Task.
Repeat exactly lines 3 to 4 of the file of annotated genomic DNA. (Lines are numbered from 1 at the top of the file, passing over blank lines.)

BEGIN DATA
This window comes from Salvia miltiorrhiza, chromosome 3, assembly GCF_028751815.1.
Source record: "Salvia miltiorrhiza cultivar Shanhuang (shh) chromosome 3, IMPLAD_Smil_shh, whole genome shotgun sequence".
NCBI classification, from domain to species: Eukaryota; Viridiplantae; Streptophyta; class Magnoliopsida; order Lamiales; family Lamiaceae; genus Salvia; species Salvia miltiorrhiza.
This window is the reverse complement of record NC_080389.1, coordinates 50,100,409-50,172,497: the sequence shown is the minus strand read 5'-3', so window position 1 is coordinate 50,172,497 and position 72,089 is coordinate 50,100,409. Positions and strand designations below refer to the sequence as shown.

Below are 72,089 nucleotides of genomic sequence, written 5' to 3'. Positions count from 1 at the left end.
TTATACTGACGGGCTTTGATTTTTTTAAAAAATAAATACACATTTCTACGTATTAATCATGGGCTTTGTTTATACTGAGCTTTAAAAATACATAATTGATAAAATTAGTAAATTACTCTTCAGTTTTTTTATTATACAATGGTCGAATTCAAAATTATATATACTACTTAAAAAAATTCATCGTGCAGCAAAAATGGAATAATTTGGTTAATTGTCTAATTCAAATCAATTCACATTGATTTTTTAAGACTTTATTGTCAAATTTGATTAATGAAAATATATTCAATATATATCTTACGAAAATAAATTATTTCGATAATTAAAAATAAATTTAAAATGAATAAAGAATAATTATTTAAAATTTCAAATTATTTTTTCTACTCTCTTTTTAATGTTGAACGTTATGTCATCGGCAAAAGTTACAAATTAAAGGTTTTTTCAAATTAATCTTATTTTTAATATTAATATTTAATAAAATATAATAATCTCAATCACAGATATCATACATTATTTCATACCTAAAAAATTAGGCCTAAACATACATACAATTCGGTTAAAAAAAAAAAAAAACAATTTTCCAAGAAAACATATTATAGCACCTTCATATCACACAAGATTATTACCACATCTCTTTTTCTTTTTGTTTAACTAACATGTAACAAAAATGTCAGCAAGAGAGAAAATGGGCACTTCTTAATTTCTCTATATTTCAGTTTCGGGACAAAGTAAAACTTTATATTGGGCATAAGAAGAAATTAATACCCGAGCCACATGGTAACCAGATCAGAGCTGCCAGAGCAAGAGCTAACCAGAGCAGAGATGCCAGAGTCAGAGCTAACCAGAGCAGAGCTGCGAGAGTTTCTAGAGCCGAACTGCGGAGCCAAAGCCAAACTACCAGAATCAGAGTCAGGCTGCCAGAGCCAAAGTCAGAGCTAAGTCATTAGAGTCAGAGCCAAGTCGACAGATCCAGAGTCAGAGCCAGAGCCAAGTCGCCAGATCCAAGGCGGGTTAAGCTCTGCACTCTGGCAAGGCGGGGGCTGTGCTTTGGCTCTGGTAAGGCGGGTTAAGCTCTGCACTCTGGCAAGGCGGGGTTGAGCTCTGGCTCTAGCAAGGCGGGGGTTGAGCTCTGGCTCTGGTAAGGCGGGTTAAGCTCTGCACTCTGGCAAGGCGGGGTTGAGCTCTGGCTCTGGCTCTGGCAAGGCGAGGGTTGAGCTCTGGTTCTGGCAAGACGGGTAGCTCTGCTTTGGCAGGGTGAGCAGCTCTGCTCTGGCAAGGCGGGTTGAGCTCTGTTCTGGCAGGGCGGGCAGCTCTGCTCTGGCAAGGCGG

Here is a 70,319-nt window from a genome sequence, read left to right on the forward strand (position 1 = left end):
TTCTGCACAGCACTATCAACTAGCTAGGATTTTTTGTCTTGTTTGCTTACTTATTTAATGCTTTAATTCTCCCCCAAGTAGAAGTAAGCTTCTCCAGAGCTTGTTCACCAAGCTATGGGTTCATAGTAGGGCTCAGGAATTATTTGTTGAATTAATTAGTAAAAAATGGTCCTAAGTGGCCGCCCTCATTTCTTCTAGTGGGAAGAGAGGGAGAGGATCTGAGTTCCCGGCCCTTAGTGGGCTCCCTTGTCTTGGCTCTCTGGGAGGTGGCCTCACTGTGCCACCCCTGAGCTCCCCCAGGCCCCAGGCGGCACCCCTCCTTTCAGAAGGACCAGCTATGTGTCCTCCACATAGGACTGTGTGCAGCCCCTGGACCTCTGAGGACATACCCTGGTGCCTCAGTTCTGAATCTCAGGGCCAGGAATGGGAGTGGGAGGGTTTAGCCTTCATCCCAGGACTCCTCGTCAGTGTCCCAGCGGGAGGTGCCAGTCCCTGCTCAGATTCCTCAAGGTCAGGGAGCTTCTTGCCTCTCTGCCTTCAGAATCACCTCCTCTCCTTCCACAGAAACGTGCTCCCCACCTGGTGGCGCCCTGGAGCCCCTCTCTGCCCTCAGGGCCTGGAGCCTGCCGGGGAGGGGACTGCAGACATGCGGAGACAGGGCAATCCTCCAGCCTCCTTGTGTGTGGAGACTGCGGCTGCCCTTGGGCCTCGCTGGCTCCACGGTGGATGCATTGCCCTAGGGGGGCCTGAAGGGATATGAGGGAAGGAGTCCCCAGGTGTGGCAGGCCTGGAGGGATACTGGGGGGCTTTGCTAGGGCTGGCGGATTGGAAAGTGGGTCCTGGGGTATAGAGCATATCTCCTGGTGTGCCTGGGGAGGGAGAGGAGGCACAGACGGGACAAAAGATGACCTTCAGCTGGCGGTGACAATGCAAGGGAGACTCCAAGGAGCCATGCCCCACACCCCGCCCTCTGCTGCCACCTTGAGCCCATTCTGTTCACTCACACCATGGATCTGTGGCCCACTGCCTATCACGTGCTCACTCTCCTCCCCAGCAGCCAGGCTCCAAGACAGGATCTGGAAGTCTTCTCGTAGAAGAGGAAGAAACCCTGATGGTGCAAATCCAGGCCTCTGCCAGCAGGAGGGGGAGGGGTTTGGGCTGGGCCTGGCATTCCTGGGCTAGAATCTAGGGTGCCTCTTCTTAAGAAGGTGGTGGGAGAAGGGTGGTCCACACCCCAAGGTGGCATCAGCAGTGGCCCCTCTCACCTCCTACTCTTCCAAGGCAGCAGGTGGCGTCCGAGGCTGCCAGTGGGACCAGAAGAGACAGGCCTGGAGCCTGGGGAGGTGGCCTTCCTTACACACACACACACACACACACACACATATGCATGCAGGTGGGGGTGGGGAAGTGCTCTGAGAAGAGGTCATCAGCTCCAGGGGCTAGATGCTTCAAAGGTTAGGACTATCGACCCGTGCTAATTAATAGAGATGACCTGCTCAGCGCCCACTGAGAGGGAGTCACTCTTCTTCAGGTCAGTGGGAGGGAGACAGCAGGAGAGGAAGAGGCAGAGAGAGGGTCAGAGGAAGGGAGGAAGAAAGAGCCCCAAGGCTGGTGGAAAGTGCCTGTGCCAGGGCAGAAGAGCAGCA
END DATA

NCBI classification, from domain to species: Eukaryota; Viridiplantae; Streptophyta; class Magnoliopsida; order Lamiales; family Lamiaceae; genus Salvia; species Salvia miltiorrhiza.
This window is the reverse complement of record NC_080389.1, coordinates 50,100,409-50,172,497: the sequence shown is the minus strand read 5'-3', so window position 1 is coordinate 50,172,497 and position 72,089 is coordinate 50,100,409. Positions and strand designations below refer to the sequence as shown.